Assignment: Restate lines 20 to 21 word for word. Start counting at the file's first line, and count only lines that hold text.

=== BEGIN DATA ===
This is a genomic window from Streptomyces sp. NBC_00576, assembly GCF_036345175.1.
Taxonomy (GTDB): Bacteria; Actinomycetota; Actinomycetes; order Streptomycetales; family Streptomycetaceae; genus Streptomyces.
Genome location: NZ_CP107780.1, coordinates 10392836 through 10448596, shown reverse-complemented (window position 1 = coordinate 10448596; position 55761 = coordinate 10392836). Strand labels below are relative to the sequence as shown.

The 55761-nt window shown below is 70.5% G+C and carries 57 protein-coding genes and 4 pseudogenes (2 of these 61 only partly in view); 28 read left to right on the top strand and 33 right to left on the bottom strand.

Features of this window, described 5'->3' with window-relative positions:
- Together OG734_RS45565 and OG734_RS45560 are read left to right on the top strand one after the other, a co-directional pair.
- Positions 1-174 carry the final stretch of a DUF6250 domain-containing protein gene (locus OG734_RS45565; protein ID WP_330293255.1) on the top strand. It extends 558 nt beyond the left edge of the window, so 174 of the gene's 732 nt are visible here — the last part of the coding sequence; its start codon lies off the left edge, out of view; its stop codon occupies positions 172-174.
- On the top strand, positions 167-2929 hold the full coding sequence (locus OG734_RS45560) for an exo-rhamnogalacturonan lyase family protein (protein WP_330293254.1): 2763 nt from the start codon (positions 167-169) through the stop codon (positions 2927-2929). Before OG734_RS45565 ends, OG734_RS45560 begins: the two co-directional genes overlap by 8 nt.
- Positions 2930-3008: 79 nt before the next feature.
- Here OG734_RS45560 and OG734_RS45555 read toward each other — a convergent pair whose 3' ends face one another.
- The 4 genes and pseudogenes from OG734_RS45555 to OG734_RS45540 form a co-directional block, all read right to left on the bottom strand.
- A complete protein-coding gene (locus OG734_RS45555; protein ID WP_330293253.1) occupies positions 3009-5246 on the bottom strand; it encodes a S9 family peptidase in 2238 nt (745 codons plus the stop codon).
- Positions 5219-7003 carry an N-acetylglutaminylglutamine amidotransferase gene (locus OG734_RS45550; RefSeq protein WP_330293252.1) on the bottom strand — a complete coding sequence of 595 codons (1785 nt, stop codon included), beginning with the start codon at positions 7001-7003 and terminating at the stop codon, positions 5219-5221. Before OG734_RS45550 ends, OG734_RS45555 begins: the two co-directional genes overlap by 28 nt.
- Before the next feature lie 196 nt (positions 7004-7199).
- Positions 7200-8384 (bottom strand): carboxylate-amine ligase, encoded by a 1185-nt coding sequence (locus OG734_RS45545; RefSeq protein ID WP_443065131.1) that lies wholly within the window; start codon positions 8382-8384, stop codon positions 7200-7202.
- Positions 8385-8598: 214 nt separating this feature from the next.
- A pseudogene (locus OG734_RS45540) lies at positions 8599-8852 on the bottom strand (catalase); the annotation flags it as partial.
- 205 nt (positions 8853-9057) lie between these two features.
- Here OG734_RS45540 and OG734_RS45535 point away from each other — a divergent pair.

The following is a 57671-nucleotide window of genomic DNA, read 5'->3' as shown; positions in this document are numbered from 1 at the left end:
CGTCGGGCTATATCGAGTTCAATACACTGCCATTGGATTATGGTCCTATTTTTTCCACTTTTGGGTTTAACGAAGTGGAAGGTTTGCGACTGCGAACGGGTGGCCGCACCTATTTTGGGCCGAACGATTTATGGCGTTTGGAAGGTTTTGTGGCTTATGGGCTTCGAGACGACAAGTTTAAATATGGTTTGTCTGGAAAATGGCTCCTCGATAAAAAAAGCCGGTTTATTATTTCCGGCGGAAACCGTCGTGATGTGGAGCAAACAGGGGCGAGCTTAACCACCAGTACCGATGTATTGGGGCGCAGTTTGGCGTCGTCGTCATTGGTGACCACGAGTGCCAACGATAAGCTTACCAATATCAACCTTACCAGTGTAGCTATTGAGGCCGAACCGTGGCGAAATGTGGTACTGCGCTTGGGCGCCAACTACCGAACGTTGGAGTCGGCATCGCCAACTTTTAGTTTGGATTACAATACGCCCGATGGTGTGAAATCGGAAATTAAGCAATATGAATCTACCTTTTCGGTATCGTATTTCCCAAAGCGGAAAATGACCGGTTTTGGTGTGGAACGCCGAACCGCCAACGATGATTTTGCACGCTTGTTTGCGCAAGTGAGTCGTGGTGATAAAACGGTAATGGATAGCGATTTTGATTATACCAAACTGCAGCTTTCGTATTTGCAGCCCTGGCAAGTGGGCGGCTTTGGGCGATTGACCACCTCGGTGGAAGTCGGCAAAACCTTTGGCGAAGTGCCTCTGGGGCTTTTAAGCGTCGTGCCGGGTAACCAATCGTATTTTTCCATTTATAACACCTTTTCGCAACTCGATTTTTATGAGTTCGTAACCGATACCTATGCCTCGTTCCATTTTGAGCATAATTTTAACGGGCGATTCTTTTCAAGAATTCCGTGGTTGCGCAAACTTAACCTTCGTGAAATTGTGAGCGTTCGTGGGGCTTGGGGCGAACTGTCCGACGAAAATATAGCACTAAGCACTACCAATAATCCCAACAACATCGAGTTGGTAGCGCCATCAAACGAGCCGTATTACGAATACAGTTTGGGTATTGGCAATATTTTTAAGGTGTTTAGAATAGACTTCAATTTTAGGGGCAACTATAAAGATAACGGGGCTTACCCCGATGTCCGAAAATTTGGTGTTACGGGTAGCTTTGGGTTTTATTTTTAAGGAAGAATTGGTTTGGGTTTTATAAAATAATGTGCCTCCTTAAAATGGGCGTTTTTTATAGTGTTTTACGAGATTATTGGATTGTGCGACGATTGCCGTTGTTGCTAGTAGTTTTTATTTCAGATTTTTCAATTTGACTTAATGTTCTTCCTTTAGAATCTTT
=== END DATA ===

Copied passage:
The following is a 57671-nucleotide window of genomic DNA, read 5'->3' as shown; positions in this document are numbered from 1 at the left end:
CGTCGGGCTATATCGAGTTCAATACACTGCCATTGGATTATGGTCCTATTTTTTCCACTTTTGGGTTTAACGAAGTGGAAGGTTTGCGACTGCGAACGGGTGGCCGCACCTATTTTGGGCCGAACGATTTATGGCGTTTGGAAGGTTTTGTGGCTTATGGGCTTCGAGACGACAAGTTTAAATATGGTTTGTCTGGAAAATGGCTCCTCGATAAAAAAAGCCGGTTTATTATTTCCGGCGGAAACCGTCGTGATGTGGAGCAAACAGGGGCGAGCTTAACCACCAGTACCGATGTATTGGGGCGCAGTTTGGCGTCGTCGTCATTGGTGACCACGAGTGCCAACGATAAGCTTACCAATATCAACCTTACCAGTGTAGCTATTGAGGCCGAACCGTGGCGAAATGTGGTACTGCGCTTGGGCGCCAACTACCGAACGTTGGAGTCGGCATCGCCAACTTTTAGTTTGGATTACAATACGCCCGATGGTGTGAAATCGGAAATTAAGCAATATGAATCTACCTTTTCGGTATCGTATTTCCCAAAGCGGAAAATGACCGGTTTTGGTGTGGAACGCCGAACCGCCAACGATGATTTTGCACGCTTGTTTGCGCAAGTGAGTCGTGGTGATAAAACGGTAATGGATAGCGATTTTGATTATACCAAACTGCAGCTTTCGTATTTGCAGCCCTGGCAAGTGGGCGGCTTTGGGCGATTGACCACCTCGGTGGAAGTCGGCAAAACCTTTGGCGAAGTGCCTCTGGGGCTTTTAAGCGTCGTGCCGGGTAACCAATCGTATTTTTCCATTTATAACACCTTTTCGCAACTCGATTTTTATGAGTTCGTAACCGATACCTATGCCTCGTTCCATTTTGAGCATAATTTTAACGGGCGATTCTTTTCAAGAATTCCGTGGTTGCGCAAACTTAACCTTCGTGAAATTGTGAGCGTTCGTGGGGCTTGGGGCGAACTGTCCGACGAAAATATAGCACTAAGCACTACCAATAATCCCAACAACATCGAGTTGGTAGCGCCATCAAACGAGCCGTATTACGAATACAGTTTGGGTATTGGCAATATTTTTAAGGTGTTTAGAATAGACTTCAATTTTAGGGGCAACTATAAAGATAACGGGGCTTACCCCGATGTCCGAAAATTTGGTGTTACGGGTAGCTTTGGGTTTTATTTTTAAGGAAGAATTGGTTTGGGTTTTATAAAATAATGTGCCTCCTTAAAATGGGCGTTTTTTATAGTGTTTTACGAGATTATTGGATTGTGCGACGATTGCCGTTGTTGCTAGTAGTTTTTATTTCAGATTTTTCAATTTGACTTAATGTTCTTCCTTTAGAATCTTT